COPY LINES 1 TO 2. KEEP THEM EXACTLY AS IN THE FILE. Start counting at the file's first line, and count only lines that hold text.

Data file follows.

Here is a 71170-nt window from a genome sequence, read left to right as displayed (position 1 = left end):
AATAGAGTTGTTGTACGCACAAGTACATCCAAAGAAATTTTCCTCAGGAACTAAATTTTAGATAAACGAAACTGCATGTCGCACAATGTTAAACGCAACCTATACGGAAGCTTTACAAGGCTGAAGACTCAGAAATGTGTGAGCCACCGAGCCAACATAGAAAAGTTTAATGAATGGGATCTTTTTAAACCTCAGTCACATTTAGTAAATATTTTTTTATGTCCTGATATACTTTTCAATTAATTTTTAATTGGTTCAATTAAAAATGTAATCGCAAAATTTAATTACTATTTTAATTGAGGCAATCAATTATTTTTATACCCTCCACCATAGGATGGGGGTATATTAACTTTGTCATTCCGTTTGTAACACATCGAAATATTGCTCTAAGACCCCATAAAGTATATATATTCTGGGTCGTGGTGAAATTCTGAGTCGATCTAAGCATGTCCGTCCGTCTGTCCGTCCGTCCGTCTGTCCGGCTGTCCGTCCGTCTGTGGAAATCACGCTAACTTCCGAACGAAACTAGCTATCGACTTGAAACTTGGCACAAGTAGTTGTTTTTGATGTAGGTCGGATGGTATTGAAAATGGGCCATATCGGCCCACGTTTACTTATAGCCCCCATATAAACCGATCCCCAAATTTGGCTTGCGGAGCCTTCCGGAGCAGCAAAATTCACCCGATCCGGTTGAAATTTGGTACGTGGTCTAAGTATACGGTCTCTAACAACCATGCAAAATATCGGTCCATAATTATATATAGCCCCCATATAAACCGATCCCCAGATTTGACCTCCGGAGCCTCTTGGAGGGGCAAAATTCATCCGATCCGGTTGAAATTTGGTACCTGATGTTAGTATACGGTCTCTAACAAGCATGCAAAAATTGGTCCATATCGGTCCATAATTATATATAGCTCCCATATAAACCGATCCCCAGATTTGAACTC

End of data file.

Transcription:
Here is a 71170-nt window from a genome sequence, read left to right as displayed (position 1 = left end):
AATAGAGTTGTTGTACGCACAAGTACATCCAAAGAAATTTTCCTCAGGAACTAAATTTTAGATAAACGAAACTGCATGTCGCACAATGTTAAACGCAACCTATACGGAAGCTTTACAAGGCTGAAGACTCAGAAATGTGTGAGCCACCGAGCCAACATAGAAAAGTTTAATGAATGGGATCTTTTTAAACCTCAGTCACATTTAGTAAATATTTTTTTATGTCCTGATATACTTTTCAATTAATTTTTAATTGGTTCAATTAAAAATGTAATCGCAAAATTTAATTACTATTTTAATTGAGGCAATCAATTATTTTTATACCCTCCACCATAGGATGGGGGTATATTAACTTTGTCATTCCGTTTGTAACACATCGAAATATTGCTCTAAGACCCCATAAAGTATATATATTCTGGGTCGTGGTGAAATTCTGAGTCGATCTAAGCATGTCCGTCCGTCTGTCCGTCCGTCCGTCTGTCCGGCTGTCCGTCCGTCTGTGGAAATCACGCTAACTTCCGAACGAAACTAGCTATCGACTTGAAACTTGGCACAAGTAGTTGTTTTTGATGTAGGTCGGATGGTATTGAAAATGGGCCATATCGGCCCACGTTTACTTATAGCCCCCATATAAACCGATCCCCAAATTTGGCTTGCGGAGCCTTCCGGAGCAGCAAAATTCACCCGATCCGGTTGAAATTTGGTACGTGGTCTAAGTATACGGTCTCTAACAACCATGCAAAATATCGGTCCATAATTATATATAGCCCCCATATAAACCGATCCCCAGATTTGACCTCCGGAGCCTCTTGGAGGGGCAAAATTCATCCGATCCGGTTGAAATTTGGTACCTGATGTTAGTATACGGTCTCTAACAAGCATGCAAAAATTGGTCCATATCGGTCCATAATTATATATAGCTCCCATATAAACCGATCCCCAGATTTGAACTC